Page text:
Powerstyx logo


The first game I ever played was Styx or Quix, or whichever variant you’ve heard of it. It’s one of the simplest, and still, to my mind, enjoyable games to play. For those of you who are too young to remember West Ham’s momentous FA Cup victory, a Labour government, Scotland qualifying for a World Cup and a hot summer, Powerstyx involves drawing lines around a screen in order to cordon off a random life-force which moves around.

If you can grab more than 75% of the screen you progress to the next level. Axiom’s version takes its lead from the recently revived coin-op in which a picture is revealed as you complete chunks of the screen.

In Powerstyx various icons will occasionally float across the screen which, should you guide your marker into one of them, will result in a change in the game. There’s general disagreement over what some of them are meant to represent. Nick Kelly has it that it’s a banana that speeds you up, I say it’s a tube of paint. Then there’s something that looks to me like a Eurocheque symbol. Either way it takes you to the next screen.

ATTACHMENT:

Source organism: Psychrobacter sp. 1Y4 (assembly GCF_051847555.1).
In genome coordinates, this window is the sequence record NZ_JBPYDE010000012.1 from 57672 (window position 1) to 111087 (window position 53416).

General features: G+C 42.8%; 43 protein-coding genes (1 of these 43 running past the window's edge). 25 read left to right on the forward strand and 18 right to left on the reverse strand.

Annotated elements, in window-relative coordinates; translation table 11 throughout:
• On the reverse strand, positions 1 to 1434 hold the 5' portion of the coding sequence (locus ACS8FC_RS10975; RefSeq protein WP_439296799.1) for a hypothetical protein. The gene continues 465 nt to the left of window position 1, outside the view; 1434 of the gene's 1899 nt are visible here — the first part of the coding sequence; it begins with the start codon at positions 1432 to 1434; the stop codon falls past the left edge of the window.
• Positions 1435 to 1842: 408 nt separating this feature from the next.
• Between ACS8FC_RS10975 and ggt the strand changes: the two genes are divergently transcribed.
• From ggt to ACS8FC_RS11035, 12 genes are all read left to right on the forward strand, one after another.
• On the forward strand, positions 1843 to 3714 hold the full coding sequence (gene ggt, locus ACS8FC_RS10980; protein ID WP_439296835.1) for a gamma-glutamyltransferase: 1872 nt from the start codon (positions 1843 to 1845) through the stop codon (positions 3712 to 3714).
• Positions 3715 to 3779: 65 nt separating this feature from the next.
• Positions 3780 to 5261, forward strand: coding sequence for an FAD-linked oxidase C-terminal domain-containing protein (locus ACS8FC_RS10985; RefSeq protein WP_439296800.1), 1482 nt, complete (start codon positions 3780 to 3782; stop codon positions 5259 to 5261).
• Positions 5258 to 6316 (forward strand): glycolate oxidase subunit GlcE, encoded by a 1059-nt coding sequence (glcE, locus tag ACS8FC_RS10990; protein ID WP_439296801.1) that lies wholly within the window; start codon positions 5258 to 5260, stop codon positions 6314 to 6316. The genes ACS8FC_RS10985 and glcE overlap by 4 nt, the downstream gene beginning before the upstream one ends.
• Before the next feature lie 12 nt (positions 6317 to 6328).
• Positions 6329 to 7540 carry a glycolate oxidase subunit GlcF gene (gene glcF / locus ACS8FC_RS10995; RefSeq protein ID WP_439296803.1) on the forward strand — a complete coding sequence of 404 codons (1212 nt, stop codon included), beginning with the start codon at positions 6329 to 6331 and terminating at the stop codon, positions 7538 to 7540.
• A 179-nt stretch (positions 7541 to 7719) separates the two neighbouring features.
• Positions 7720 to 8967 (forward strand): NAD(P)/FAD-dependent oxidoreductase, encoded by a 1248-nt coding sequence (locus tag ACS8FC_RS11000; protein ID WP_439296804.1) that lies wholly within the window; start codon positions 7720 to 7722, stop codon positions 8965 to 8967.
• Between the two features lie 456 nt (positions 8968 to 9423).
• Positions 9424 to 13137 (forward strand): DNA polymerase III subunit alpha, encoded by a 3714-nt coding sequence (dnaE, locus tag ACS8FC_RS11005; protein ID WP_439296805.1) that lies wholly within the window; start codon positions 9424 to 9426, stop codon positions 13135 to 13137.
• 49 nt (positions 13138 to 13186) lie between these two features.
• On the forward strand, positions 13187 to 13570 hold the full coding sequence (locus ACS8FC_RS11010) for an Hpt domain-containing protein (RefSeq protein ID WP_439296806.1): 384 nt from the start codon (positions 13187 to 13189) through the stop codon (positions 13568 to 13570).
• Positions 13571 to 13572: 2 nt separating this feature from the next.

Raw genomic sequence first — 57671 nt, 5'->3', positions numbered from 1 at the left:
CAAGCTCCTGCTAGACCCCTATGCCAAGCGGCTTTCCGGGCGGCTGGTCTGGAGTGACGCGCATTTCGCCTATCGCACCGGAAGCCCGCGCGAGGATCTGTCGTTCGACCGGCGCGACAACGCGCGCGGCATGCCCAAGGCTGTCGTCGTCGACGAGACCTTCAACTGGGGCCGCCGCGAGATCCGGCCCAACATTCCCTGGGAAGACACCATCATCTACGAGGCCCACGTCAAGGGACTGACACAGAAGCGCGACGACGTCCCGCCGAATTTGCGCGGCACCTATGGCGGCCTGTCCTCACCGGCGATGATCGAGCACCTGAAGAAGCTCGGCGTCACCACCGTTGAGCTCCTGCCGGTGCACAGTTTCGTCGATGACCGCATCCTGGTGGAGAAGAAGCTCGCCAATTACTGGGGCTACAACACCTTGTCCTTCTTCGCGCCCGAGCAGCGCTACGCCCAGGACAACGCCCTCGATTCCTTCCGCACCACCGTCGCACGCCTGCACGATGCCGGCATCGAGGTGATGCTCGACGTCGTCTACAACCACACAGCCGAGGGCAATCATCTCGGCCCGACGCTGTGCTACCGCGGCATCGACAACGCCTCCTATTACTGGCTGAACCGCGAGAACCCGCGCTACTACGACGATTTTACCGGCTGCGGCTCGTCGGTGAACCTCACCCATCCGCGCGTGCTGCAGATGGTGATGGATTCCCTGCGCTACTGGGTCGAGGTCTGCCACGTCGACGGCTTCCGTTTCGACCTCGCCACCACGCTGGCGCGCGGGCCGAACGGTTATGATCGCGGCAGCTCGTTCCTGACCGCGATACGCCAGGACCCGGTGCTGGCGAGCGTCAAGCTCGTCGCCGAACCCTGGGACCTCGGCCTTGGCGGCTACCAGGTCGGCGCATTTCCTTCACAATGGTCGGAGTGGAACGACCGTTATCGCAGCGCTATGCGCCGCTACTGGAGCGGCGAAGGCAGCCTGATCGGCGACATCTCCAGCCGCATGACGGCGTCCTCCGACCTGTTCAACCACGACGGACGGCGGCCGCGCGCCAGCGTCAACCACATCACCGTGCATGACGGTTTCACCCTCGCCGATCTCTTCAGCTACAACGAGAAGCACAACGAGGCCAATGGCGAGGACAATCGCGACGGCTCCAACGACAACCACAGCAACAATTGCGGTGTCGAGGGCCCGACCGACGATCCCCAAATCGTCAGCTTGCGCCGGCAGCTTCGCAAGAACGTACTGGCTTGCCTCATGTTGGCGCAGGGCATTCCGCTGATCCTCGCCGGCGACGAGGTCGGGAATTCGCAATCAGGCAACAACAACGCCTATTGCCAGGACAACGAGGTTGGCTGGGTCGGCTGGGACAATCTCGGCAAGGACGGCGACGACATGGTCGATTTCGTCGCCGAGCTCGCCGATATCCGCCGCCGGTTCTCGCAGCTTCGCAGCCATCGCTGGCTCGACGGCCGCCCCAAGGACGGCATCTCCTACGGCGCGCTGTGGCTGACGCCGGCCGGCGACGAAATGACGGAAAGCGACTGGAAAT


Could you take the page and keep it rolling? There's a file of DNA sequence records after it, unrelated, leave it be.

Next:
Question marks may give you anything at random including the loss of a life, as will the cross that floats across the void.

It’s not only the icons that are a bit dodgy graphically. The backgrounds you reveal are all pretty disappointing artistically. They display all the aesthetic taste of an Athena poster. You know the kind I mean, they invariably depict a woman with a red hat, holding a blue cocktail, whilst speaking on a pink telephone – all in yellow frame.

This might be forgivable if Powerstyx had the gameplay spot on. It doesn’t. It’s infuriatingly hard, and completely unrewarding. Sometimes you die again within an instant of having died. The controls are fiddly and in general I have to say I hate playing it though for some reason I keep coming back to it at the moment. I guess I’m just a pervert. Healthy minded people should avoid this.